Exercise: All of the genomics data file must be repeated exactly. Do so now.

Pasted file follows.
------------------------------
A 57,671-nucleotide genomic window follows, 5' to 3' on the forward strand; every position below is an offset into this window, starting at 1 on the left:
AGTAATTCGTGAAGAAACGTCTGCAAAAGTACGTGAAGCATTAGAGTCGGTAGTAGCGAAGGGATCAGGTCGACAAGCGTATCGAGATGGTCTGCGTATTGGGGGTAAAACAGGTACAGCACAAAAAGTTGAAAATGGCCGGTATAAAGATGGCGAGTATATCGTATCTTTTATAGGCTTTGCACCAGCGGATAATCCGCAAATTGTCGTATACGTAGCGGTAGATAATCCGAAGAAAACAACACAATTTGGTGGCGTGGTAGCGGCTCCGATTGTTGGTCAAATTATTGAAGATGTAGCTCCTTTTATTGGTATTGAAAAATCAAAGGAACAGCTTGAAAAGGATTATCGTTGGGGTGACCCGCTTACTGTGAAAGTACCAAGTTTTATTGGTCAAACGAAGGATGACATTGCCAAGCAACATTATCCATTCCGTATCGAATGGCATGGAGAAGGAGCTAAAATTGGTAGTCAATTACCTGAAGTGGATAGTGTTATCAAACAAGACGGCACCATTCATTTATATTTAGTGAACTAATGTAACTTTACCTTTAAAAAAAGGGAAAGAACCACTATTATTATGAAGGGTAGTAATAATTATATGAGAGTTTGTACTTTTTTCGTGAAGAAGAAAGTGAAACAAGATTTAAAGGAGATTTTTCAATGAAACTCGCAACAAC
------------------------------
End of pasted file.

A 57,671-nucleotide genomic window follows, 5' to 3' on the forward strand; every position below is an offset into this window, starting at 1 on the left:
AGTAATTCGTGAAGAAACGTCTGCAAAAGTACGTGAAGCATTAGAGTCGGTAGTAGCGAAGGGATCAGGTCGACAAGCGTATCGAGATGGTCTGCGTATTGGGGGTAAAACAGGTACAGCACAAAAAGTTGAAAATGGCCGGTATAAAGATGGCGAGTATATCGTATCTTTTATAGGCTTTGCACCAGCGGATAATCCGCAAATTGTCGTATACGTAGCGGTAGATAATCCGAAGAAAACAACACAATTTGGTGGCGTGGTAGCGGCTCCGATTGTTGGTCAAATTATTGAAGATGTAGCTCCTTTTATTGGTATTGAAAAATCAAAGGAACAGCTTGAAAAGGATTATCGTTGGGGTGACCCGCTTACTGTGAAAGTACCAAGTTTTATTGGTCAAACGAAGGATGACATTGCCAAGCAACATTATCCATTCCGTATCGAATGGCATGGAGAAGGAGCTAAAATTGGTAGTCAATTACCTGAAGTGGATAGTGTTATCAAACAAGACGGCACCATTCATTTATATTTAGTGAACTAATGTAACTTTACCTTTAAAAAAAGGGAAAGAACCACTATTATTATGAAGGGTAGTAATAATTATATGAGAGTTTGTACTTTTTTCGTGAAGAAGAAAGTGAAACAAGATTTAAAGGAGATTTTTCAATGAAACTCGCAACAAC